Whether it’s powerful enough to keep us in the Premier League is doubtful right now. That hurts, but it’s not wholly unexpected. Lots of critics will look at the fact we didn’t invest enough during the summer to give ourselves a fighting chance.
Hindsight might ultimately support that, but it glazes over the fact our fortunes are likely to have been very different had we not experienced the worst injury crisis I can ever recall at Carrow Road.
It also glazes over the fact we attempted to do business and were prepared to pay around €15 million for one player towards the end of the window. There was money there provided the player fitted the profile, was better than what we had, was affordable within a wage structure, offered a potential for return on investment and wasn’t a dickhead. All pretty good criteria for a potential signing, but the key was spending within our means. Surely that should be the blueprint for football clubs of the future?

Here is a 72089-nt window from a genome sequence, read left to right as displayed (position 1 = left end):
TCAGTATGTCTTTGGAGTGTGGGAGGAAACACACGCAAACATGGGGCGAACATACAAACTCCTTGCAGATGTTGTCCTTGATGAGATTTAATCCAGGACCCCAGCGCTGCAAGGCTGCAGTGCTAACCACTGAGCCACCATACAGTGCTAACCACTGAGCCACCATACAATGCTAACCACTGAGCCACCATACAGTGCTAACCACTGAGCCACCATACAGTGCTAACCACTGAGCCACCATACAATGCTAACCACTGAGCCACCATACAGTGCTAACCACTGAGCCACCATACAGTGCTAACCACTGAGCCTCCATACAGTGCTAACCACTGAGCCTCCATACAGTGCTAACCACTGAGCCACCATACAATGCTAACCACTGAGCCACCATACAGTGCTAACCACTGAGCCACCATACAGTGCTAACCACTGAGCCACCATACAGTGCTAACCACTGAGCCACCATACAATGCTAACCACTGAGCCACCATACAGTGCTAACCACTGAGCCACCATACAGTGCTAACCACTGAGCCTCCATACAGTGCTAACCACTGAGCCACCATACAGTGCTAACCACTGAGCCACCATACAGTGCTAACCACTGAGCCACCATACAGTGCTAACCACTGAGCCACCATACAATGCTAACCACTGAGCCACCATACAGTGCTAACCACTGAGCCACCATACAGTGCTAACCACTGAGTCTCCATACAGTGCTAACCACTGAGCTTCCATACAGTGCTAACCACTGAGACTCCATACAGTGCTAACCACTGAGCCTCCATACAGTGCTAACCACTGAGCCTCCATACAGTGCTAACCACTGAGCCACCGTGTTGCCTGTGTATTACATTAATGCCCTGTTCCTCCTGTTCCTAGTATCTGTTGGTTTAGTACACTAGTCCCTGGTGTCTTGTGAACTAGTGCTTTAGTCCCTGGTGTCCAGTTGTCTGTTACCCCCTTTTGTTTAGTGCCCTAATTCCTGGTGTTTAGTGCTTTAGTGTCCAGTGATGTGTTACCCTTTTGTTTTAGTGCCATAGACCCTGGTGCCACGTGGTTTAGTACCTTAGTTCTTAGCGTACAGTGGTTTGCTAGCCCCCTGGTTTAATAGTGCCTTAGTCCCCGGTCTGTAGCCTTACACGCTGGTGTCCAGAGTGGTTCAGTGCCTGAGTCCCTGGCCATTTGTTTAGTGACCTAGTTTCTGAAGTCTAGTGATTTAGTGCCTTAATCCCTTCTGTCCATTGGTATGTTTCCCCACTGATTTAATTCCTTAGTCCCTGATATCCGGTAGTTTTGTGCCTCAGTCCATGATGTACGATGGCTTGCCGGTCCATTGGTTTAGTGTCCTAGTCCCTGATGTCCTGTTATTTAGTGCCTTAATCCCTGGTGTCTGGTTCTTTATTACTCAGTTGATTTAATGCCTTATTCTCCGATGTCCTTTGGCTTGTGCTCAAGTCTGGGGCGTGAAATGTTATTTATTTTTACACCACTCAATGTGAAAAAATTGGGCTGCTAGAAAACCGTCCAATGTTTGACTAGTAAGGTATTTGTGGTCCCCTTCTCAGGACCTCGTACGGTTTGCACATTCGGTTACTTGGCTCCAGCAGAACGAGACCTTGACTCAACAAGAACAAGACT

It’s difficult to disagree with our method, given the perils of overspending, so ably demonstrated by the plights of Portsmouth, Blackburn, Blackpool, Sheffield Wednesday, Bolton, QPR, Stoke, Bury, Macclesfield, Ipswich, Coventry, Charlton, Sunderland, Gretna, Rangers….
I’m sure people can raise me a Leicester, Bournemouth or Wolves, but that misses the point. There are many more examples of over-spending going wrong than there are right and who knows what will happen to those clubs, when their owners get bored of their toy?
Lessons have been learned from previous failures and we won’t compromise on our principles. Every time we’ve actually tried to spend in the Premier League it’s ended badly. RVW, Fer, Naismith, Pinto and Elmander are the kinds of mistakes we’re not likely to make again.
We’ll grow our own, and we won’t forget about the importance of adding to the infrastructure along the way. There’s a clear philosophy which permeates throughout the club and it’s similar to Guy Roux’s Auxerre model (where they regularly punched above their weight in France’s top flight for years) that Delia spoke of so passionately when she first arrived at Carrow Road. I can get behind that.